Sunset dropped fast and Annie returned; tired, flushed and ecstatic. Rosalia hovered near the door when she entered. Annie went straight to Kimmy sitting in a kind of community room, leg propped on a chair. Two sisters sat a bit off, knitting.


“I did it!” Annie exclaimed, grabbing her friends arms.


“No way! That’s awesome! What was it like?” Kimmy asked.


“What did you do, if I may ask?” it was Sister Rosalia.


“I climbed Cima Grande! Despite the new snow. It was amazing.”


“Well,” began Rosalia, “At least you only climbed Piccolo and Grande, but not all three. Everything should be fine.”


“But I did,” Annie offered excitedly, “I did all three peaks!”


Rosalia stopped.


“But the other day you said that you had only climbed Cima Piccolo.”


“When the storm hit, yes. But the day before we both climbed Western Peak. We just didn’t mention it,” Annie explained.


“No. No, no, no, no, NO!” Rosalia shouted. She turned and yelled down the hallway. The nuns sitting nearby dropped their knitting and came closer. Three more sisters scurried into the room. Rosalia spoke, first in Italian, then in German. The sisters grabbed both girls from behind, restraining them.


“What the hell!!!!” Kimmy screamed, Annie yelling, “Let us go!! Let us go!!” They were tied to stout wooden chairs with coarse, braided rope. Rosalia sat down across from them.


“For 700 years we have guarded the Peaks, the Cimas. They want silence. They need silence. And they do not need strangers crawling all over them. Locals respect that. They climb one or two, but not all three. Guides discourage climbers. And sometimes, sometimes when things go wrong, all three are climbed. And terrible things happen. So we, here, in the convent, we pray. In silence. In our hearts and minds. Always in silence. Like the Peaks. She snapped and gestured with her hand. Three sisters gathered next to Rosalia and when she nodded they opened their mouths wide. The blunted ends of shorn tongues barely extended to the edges of each mouth. Dark maws revealed half tongues or worse.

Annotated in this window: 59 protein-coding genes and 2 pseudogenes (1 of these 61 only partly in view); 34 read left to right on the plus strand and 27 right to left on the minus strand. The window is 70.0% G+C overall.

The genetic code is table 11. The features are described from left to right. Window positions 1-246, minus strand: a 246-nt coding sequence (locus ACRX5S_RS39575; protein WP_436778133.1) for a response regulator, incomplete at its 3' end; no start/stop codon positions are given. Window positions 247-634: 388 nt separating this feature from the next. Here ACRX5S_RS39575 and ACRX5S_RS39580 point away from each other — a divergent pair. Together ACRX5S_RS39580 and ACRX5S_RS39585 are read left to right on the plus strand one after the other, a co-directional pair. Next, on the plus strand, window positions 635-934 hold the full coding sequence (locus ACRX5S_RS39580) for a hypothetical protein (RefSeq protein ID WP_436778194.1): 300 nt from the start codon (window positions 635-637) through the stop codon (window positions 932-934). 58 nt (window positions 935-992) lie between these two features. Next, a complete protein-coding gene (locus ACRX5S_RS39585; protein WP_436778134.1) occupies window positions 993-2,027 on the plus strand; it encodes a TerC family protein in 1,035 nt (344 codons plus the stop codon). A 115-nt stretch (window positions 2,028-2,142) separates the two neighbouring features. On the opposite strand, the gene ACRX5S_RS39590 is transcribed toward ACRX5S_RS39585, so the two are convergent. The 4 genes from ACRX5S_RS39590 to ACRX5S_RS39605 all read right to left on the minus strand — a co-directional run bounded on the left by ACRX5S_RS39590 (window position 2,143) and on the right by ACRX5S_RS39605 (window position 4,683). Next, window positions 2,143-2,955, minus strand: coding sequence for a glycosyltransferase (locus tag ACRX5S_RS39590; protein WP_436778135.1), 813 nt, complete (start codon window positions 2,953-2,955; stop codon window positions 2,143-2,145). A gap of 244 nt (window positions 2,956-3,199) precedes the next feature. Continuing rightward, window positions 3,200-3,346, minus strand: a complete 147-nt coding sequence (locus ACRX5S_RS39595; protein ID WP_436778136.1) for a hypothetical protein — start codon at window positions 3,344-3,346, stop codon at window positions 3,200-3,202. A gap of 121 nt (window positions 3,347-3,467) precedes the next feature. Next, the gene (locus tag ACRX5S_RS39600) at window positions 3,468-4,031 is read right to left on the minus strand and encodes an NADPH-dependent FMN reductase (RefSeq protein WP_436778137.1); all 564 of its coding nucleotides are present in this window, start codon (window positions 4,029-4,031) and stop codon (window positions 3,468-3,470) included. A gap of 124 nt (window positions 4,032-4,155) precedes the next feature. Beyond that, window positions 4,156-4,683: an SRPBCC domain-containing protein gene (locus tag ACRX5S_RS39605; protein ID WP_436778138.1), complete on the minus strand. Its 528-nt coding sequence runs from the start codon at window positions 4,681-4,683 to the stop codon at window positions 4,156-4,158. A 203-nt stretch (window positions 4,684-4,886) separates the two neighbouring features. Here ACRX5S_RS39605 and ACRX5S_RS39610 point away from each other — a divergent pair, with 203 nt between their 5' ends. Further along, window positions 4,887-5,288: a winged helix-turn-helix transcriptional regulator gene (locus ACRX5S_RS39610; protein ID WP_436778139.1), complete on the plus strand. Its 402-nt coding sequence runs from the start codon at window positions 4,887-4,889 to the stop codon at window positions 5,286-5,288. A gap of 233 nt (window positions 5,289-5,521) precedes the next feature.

“Oh sweet Jesus! My god! What the hell is this!” Annie exclaimed.


“Oh god, oh god, oh god, please let us go!? We didn’t do anything!”


“But you did,” Rosalia offered. “And we must make it right.” She stood and approached the girls. “And now you must stay. For a long time.” From the folds of her black draped habit she produced a pair of shears to clip wool from a sheep.


“Don’t do this!!!”Annie screamed. Kimmy wailed beside her.


“You don’t have to do this! You speak sister! You speak!”


Rosalia looked down on them as she hefted the large clippers.


“Because I sewed my tongue back on.”